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  1. J. T. Winthrop and C. R. Worthington, J. Opt. Soc. Am. 56, 588 (1966).
  2. C. J. Bouwkamp, Rept. Progr. Phys. 17, 39 (1954).
  3. R. K. Luneburg, Mathematical Theory of Optics (University of California Press, Berkeley, 1964), pp. 311–313 for list of requirements.
  4. Kirchhoff's boundary conditions are sometimes used with Rayleigh's integral formulas to solve diffraction problems. The resulting theory is called the Rayleigh-Sommerfeld diffraction theory. Wolf and Marchand give a thorough comparison between the Rayleigh-Sommerfeld and Fresnel-Kirchhoff theories: E. Wolf and E. W. Marchand, J. Opt. Soc. Am. 54, 587 (1964). E. W. Marchand and E. Wolf, J. Opt. Soc. Am. 56, 1712
  5. M. Born and E. Wolf, Principles of Optics (Pergamon Press, New York, 1965), 3rd ed., Sec. 11.7, Eq. 27.
  6. J. A. Stratton, Electromaagnetic Theory (McGraw-Hill Book Company, New York, 1941), p. 363.
  7. H. G. Booker and P. C. Clemmow, Proc. Inst. Elec. Engrs (London) Pt. III, 97, 11 (1950).
  8. J. A. Ratcliffe, Rept. Progr. Phys. 19, 188 (1956).
  9. E. Wolf, Proc. Phys. Soc. (London) 74, 280 (1959).
  10. D. Gabor in Progress in Optics Vol. 1, E. Wolf, editor (North-Holland Publishing Co., Amsterdam, 1961), p. 136.
  11. C. J. Bouwkamp, Rept. Progr. Phys. 17, 35 (1954). Eq. 2.18.
  12. H. Osterberg, J. Opt. Soc. Am. 55, 1467 (1965).
  13. A referee has indicated that John T. Winthrop has a derivation similar to that of this paper in his Ph.D. thesis, August 1966, written at the University of Michigan, Ann Arbor, Mich.

Booker, H. G.

H. G. Booker and P. C. Clemmow, Proc. Inst. Elec. Engrs (London) Pt. III, 97, 11 (1950).

Born, M.

M. Born and E. Wolf, Principles of Optics (Pergamon Press, New York, 1965), 3rd ed., Sec. 11.7, Eq. 27.

Bouwkamp, C. J.

C. J. Bouwkamp, Rept. Progr. Phys. 17, 39 (1954).

C. J. Bouwkamp, Rept. Progr. Phys. 17, 35 (1954). Eq. 2.18.

Clemmow, P. C.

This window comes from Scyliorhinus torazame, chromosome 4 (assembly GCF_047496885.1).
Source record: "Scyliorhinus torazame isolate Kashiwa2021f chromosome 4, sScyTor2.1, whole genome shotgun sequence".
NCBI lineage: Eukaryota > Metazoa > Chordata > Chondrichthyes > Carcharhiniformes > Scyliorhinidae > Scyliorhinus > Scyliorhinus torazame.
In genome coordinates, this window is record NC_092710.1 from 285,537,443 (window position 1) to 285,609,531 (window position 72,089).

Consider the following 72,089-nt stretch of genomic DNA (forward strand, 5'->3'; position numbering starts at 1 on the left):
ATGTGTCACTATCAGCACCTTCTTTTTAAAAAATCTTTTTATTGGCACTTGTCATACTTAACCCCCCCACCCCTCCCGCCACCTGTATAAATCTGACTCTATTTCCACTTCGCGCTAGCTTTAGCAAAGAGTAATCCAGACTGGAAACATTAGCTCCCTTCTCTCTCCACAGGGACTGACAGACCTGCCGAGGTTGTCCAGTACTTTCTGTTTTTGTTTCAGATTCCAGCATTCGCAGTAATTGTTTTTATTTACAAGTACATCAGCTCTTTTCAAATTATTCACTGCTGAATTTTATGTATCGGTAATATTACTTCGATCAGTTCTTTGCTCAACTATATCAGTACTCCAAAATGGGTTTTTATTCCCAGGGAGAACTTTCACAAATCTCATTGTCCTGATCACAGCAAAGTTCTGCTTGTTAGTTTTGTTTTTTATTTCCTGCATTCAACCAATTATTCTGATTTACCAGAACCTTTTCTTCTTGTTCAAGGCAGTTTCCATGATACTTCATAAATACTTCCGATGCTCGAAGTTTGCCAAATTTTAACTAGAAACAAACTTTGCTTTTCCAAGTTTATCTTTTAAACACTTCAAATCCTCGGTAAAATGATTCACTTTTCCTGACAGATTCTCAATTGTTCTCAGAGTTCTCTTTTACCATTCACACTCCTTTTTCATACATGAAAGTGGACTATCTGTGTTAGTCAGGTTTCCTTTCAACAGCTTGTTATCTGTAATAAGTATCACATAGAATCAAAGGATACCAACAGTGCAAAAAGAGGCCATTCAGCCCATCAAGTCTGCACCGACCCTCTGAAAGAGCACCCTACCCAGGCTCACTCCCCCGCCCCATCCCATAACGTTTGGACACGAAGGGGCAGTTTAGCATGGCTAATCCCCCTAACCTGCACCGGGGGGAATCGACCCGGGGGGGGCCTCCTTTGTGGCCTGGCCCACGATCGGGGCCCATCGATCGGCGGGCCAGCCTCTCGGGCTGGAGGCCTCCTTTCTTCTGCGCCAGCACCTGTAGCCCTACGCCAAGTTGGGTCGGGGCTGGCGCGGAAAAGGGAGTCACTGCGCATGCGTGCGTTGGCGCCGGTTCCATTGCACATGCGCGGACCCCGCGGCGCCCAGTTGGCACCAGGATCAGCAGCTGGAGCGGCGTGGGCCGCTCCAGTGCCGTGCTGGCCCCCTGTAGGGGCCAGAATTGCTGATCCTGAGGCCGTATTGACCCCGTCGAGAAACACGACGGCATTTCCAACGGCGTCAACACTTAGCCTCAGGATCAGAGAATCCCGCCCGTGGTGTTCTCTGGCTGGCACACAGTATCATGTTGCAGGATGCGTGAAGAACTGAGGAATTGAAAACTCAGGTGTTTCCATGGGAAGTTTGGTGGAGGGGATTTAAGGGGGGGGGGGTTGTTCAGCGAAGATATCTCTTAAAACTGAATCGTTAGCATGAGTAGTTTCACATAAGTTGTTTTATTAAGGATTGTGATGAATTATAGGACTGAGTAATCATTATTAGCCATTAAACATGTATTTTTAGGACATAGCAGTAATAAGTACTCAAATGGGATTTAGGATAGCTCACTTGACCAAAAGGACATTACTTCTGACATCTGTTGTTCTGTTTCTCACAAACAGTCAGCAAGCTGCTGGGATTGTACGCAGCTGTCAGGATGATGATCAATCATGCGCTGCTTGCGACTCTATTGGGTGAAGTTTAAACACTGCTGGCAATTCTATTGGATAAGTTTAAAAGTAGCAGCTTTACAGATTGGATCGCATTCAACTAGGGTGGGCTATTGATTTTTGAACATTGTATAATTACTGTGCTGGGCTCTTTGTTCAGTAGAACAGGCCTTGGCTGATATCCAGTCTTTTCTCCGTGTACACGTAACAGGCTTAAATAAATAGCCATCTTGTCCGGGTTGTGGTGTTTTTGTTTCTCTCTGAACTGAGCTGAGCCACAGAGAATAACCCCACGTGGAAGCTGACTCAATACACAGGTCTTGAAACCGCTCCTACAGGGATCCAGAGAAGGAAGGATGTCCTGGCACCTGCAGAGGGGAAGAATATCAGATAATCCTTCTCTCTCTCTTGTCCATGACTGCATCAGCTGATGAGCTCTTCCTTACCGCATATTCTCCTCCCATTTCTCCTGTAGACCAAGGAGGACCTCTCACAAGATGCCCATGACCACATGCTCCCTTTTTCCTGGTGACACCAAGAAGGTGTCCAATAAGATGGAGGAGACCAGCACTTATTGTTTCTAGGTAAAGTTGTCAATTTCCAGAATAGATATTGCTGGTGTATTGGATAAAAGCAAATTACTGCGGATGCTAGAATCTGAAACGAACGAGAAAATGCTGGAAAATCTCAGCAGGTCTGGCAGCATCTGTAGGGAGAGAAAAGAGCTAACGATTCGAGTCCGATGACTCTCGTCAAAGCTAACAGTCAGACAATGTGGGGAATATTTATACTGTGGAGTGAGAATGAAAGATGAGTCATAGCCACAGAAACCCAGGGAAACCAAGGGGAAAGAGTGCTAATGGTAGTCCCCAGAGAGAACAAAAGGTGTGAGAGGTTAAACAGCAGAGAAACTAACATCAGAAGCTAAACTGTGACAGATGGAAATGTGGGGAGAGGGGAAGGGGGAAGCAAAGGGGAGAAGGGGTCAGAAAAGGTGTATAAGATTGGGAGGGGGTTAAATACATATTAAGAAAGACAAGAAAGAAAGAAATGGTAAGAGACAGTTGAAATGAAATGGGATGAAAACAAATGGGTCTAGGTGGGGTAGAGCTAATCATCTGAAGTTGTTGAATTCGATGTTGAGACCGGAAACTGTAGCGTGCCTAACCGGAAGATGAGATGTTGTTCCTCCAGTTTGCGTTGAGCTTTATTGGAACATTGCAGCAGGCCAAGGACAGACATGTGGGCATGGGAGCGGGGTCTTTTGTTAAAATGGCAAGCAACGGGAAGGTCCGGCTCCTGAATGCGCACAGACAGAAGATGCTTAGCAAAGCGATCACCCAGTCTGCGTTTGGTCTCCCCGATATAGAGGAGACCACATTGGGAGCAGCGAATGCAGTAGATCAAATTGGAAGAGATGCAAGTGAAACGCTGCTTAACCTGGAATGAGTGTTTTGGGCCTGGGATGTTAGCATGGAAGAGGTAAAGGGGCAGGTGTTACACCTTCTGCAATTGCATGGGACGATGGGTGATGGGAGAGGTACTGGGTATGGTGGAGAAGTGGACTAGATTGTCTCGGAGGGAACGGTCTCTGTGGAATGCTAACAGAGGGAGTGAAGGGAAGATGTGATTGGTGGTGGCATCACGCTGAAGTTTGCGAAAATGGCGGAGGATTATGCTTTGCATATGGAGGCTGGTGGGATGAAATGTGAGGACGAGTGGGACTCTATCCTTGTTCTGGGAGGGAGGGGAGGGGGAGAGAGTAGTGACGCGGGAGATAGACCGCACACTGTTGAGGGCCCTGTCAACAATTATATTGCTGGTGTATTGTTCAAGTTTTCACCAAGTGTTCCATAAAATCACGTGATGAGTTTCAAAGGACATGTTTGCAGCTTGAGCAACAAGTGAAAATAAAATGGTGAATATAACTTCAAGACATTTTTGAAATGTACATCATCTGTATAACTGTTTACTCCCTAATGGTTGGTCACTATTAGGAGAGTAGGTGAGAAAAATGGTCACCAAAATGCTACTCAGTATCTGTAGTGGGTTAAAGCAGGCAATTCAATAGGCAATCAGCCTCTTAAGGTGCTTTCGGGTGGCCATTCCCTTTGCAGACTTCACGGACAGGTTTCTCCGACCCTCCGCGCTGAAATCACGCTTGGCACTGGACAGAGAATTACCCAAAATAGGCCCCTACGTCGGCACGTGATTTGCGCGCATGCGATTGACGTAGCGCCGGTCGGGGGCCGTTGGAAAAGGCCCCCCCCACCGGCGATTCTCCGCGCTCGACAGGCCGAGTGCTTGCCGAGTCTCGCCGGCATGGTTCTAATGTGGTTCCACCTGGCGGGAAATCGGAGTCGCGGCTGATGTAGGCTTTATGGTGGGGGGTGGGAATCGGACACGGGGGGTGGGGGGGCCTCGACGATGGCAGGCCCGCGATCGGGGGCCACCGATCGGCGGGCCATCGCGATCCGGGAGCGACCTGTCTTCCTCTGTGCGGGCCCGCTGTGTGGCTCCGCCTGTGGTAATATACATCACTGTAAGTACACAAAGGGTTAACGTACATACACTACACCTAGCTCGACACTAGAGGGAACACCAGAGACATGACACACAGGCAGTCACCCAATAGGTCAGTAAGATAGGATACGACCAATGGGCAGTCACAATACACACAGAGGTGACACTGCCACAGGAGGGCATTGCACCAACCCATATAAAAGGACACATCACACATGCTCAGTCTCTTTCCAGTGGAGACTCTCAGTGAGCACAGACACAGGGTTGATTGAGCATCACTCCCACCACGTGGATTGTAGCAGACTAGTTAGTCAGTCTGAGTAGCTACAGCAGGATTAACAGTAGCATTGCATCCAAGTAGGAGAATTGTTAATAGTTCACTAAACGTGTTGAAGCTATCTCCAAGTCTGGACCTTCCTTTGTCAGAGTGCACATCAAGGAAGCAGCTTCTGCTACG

H. G. Booker and P. C. Clemmow, Proc. Inst. Elec. Engrs (London) Pt. III, 97, 11 (1950).

Gabor, D.

D. Gabor in Progress in Optics Vol. 1, E. Wolf, editor (North-Holland Publishing Co., Amsterdam, 1961), p. 136.

Luneburg, R. K.

R. K. Luneburg, Mathematical Theory of Optics (University of California Press, Berkeley, 1964), pp. 311–313 for list of requirements.

Marchand, E. W.

Kirchhoff's boundary conditions are sometimes used with Rayleigh's integral formulas to solve diffraction problems. The resulting theory is called the Rayleigh-Sommerfeld diffraction theory. Wolf and Marchand give a thorough comparison between the Rayleigh-Sommerfeld and Fresnel-Kirchhoff theories: E. Wolf and E. W. Marchand, J. Opt. Soc. Am. 54, 587 (1964). E. W. Marchand and E. Wolf, J. Opt. Soc. Am. 56, 1712

Osterberg, H.

H. Osterberg, J. Opt. Soc. Am. 55, 1467 (1965).

Ratcliffe, J. A.

J. A. Ratcliffe, Rept. Progr. Phys. 19, 188 (1956).

Stratton, J. A.

J. A. Stratton, Electromaagnetic Theory (McGraw-Hill Book Company, New York, 1941), p. 363.

Winthrop, J. T.

J. T. Winthrop and C. R. Worthington, J. Opt. Soc. Am. 56, 588 (1966).

Wolf, E.

Kirchhoff's boundary conditions are sometimes used with Rayleigh's integral formulas to solve diffraction problems. The resulting theory is called the Rayleigh-Sommerfeld diffraction theory. Wolf and Marchand give a thorough comparison between the Rayleigh-Sommerfeld and Fresnel-Kirchhoff theories: E. Wolf and E. W. Marchand, J. Opt. Soc. Am. 54, 587 (1964). E. W. Marchand and E. Wolf, J. Opt. Soc. Am. 56, 1712

M. Born and E. Wolf, Principles of Optics (Pergamon Press, New York, 1965), 3rd ed., Sec. 11.7, Eq. 27.

E. Wolf, Proc. Phys. Soc. (London) 74, 280 (1959).

Worthington, C. R.

J. T. Winthrop and C. R. Worthington, J. Opt. Soc. Am. 56, 588 (1966).

Other (13)

J. T. Winthrop and C. R. Worthington, J. Opt. Soc. Am. 56, 588 (1966).

C. J. Bouwkamp, Rept. Progr. Phys. 17, 39 (1954).

R. K. Luneburg, Mathematical Theory of Optics (University of California Press, Berkeley, 1964), pp. 311–313 for list of requirements.

Kirchhoff's boundary conditions are sometimes used with Rayleigh's integral formulas to solve diffraction problems. The resulting theory is called the Rayleigh-Sommerfeld diffraction theory. Wolf and Marchand give a thorough comparison between the Rayleigh-Sommerfeld and Fresnel-Kirchhoff theories: E. Wolf and E. W. Marchand, J. Opt. Soc. Am. 54, 587 (1964). E. W. Marchand and E. Wolf, J. Opt. Soc. Am. 56, 1712

M. Born and E. Wolf, Principles of Optics (Pergamon Press, New York, 1965), 3rd ed., Sec. 11.7, Eq. 27.

J. A. Stratton, Electromaagnetic Theory (McGraw-Hill Book Company, New York, 1941), p. 363.

H. G. Booker and P. C. Clemmow, Proc. Inst. Elec. Engrs (London) Pt. III, 97, 11 (1950).

J. A. Ratcliffe, Rept. Progr. Phys. 19, 188 (1956).

E. Wolf, Proc. Phys. Soc. (London) 74, 280 (1959).

D. Gabor in Progress in Optics Vol. 1, E. Wolf, editor (North-Holland Publishing Co., Amsterdam, 1961), p. 136.

C. J. Bouwkamp, Rept. Progr. Phys. 17, 35 (1954). Eq. 2.18.

H. Osterberg, J. Opt. Soc. Am. 55, 1467 (1965).

A referee has indicated that John T. Winthrop has a derivation similar to that of this paper in his Ph.D. thesis, August 1966, written at the University of Michigan, Ann Arbor, Mich.

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